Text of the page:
http://www.tandfonline.com/doi/pdf/10.1080/01463379709370073

Parker LiaBraaten- Saigon Evac Post 8

By reading articles in Reporting Vietnam, I was able to get an understanding of how the South Vietnamese responded to the United States evacuating from Saigon. Before the evacuation thousands of Vietnamese refugees were fleeing from the Communist attacks and pressure closing in on areas around Saigon. One writer talked about watching a tide of people walk by who could not even be directed by soldiers shooting guns into the air because the Communist tanks were scarier than the South Vietnamese soldiers M16s. These Vietnamese knew that their lives would be in danger when the Communists arrived, and their fear showed.

In a past post I talked about the madness of the evacuation from the perspective of a US officer trying to direct and get people loaded, but this article gave me insight on the madness from the perspective within the crowd. One correspondent had to scratch and claw his way through the mob around the embassy trying to reach the wall, and he later said, “We were like animals.” In this madness, he was punched, offered a baby, and he promised to adopt a boy. He ended up getting the attention and help from a marine who literally pulled him over the wall into the embassy. The Vietnamese knew that their lives would be in grave danger when the Communists arrived. One Vietnamese woman had worked for the US for ten years, but went home to poison herself because she knew that even if she made it to the air base she would not be allowed on a plane.

In another article, a US Captain talked about how he was lied to at the very end of the evacuation and would have refused the order if he has known the truth. He was ashamed and when talking about the last hours he said, “You saw deceit. You saw how we let this country down to the very end.” The lie he talked about was when he was told to arrange people in groups, get them ready to leave, and to tell them that they would be evacuated. He said that even the Vietnamese firemen who helped him were left behind.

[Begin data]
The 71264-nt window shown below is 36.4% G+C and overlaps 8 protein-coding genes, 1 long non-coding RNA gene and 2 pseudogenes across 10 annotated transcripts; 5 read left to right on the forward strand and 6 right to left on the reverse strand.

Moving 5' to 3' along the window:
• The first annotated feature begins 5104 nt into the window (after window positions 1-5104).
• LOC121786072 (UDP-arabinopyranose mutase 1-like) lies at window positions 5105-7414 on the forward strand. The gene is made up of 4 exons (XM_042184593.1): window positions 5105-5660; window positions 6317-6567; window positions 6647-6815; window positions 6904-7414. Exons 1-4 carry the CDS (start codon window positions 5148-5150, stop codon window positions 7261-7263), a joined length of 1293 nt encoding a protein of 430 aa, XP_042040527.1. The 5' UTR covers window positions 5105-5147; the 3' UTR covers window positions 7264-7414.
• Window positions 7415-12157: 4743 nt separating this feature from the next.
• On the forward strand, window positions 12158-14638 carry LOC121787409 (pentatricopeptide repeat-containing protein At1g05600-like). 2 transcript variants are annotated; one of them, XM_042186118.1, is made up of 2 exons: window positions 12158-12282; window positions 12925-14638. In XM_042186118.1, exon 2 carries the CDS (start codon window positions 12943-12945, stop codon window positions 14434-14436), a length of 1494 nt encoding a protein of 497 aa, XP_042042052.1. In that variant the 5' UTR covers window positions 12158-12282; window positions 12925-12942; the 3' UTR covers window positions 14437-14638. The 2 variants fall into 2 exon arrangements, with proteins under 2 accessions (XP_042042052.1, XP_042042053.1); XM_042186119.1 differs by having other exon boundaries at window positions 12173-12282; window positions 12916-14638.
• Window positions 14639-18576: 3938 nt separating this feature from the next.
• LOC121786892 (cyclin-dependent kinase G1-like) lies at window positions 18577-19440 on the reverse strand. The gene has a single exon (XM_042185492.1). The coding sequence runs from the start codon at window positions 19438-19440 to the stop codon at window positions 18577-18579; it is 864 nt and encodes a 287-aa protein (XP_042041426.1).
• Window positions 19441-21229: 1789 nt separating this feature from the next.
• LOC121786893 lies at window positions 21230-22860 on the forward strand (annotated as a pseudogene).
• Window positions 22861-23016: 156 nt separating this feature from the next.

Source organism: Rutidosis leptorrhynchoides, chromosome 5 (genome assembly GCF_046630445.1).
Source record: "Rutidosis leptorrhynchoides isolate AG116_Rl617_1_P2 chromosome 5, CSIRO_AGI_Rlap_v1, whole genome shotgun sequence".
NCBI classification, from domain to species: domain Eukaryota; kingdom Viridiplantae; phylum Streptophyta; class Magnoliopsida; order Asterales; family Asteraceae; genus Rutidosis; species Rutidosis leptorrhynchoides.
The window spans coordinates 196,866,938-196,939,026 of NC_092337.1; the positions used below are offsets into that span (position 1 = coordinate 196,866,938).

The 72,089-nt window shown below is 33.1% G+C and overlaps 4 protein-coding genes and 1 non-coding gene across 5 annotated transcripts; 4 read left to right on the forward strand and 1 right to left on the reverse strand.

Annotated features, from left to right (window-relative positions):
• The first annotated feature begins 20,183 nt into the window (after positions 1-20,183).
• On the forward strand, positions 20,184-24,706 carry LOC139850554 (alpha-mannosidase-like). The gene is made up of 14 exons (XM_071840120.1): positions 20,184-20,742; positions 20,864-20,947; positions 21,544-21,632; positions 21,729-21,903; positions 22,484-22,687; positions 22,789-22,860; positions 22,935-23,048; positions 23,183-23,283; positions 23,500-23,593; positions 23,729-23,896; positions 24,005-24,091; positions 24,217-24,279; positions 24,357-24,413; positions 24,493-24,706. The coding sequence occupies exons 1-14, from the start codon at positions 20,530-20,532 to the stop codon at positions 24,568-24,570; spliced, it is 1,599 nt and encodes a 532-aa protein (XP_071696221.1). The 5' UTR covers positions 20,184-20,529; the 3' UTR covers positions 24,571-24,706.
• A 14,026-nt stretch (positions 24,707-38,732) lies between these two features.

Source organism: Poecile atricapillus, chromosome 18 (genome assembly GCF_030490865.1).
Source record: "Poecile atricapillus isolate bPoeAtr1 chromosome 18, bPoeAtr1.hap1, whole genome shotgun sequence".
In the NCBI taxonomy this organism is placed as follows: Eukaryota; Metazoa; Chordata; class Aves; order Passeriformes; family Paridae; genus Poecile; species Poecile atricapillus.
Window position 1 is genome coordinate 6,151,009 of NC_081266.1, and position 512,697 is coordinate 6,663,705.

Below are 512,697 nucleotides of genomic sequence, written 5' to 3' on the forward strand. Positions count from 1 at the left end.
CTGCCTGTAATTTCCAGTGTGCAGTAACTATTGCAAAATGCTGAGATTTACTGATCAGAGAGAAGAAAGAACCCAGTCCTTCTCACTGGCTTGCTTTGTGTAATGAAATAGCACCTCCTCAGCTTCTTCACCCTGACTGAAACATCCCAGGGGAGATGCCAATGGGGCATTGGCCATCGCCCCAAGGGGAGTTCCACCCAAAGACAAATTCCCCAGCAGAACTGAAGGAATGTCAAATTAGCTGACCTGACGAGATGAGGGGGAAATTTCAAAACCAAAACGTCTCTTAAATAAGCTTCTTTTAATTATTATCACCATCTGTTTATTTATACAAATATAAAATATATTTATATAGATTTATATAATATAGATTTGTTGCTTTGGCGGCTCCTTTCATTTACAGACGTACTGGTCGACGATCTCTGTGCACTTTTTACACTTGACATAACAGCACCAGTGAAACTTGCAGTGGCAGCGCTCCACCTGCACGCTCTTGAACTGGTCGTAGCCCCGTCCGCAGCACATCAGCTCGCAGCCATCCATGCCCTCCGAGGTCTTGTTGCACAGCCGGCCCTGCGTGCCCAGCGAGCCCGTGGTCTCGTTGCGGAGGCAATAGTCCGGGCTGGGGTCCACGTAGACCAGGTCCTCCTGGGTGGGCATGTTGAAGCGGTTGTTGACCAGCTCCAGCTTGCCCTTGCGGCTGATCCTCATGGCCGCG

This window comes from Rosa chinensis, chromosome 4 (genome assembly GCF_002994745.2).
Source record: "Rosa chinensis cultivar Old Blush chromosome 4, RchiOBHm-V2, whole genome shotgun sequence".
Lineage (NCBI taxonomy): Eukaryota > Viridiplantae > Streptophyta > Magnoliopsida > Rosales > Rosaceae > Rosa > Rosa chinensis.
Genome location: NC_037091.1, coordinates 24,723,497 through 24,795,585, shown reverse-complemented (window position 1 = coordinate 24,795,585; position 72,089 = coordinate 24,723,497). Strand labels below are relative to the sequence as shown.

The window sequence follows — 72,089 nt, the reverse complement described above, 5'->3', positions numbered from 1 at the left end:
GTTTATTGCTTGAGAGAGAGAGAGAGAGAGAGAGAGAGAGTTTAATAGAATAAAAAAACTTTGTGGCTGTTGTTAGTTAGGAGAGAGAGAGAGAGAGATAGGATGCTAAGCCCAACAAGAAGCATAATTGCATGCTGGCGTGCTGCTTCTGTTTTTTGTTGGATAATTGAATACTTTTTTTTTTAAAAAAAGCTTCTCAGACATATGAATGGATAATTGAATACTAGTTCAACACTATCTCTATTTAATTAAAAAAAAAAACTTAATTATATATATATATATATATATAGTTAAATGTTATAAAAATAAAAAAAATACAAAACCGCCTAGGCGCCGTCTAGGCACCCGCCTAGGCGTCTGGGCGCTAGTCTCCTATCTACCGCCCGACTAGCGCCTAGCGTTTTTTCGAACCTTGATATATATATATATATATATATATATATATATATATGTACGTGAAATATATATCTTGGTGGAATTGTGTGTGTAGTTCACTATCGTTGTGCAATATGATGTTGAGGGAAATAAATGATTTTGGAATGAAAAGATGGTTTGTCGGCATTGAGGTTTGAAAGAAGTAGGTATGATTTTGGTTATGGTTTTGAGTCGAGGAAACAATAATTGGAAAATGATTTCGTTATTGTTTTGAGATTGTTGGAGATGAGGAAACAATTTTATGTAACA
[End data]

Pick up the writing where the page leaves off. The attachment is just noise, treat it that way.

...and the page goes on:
In previous posts, I talked about the general lack of clarity present in the Vietnam War, but these articles exposed flat out lies. Another US officer was extremely upset that the US lied to its own people. He also said that he will be haunted by their betrayal to the Vietnamese people for the rest of his life. Evidently the order to immediately stop the evacuation came directly from President Ford.

This article ends saying that the last helicopter left hundreds of Vietnamese waiting for the next one which never came. Some knew it was a hopeless cause, but like those in the Saigon Evacuation photograph, many believed that the US would/could not leave them behind; especially after promising them refuge.

The evacuation of Saigon was received by the Vietnamese with feelings of betrayal, grief, and fear. The Americans that got out of Saigon felt guilty because their “passport to salvation” was their big nose– as the Vietnamese called it. It was reported that the general Vietnamese belief was that Americans could not be trusted. This proved true with the evacuation which not only left so many at the hands of the Communist invasion, but when US banks closed in Saigon weeks before, they left thousands of Vietnamese unpaid.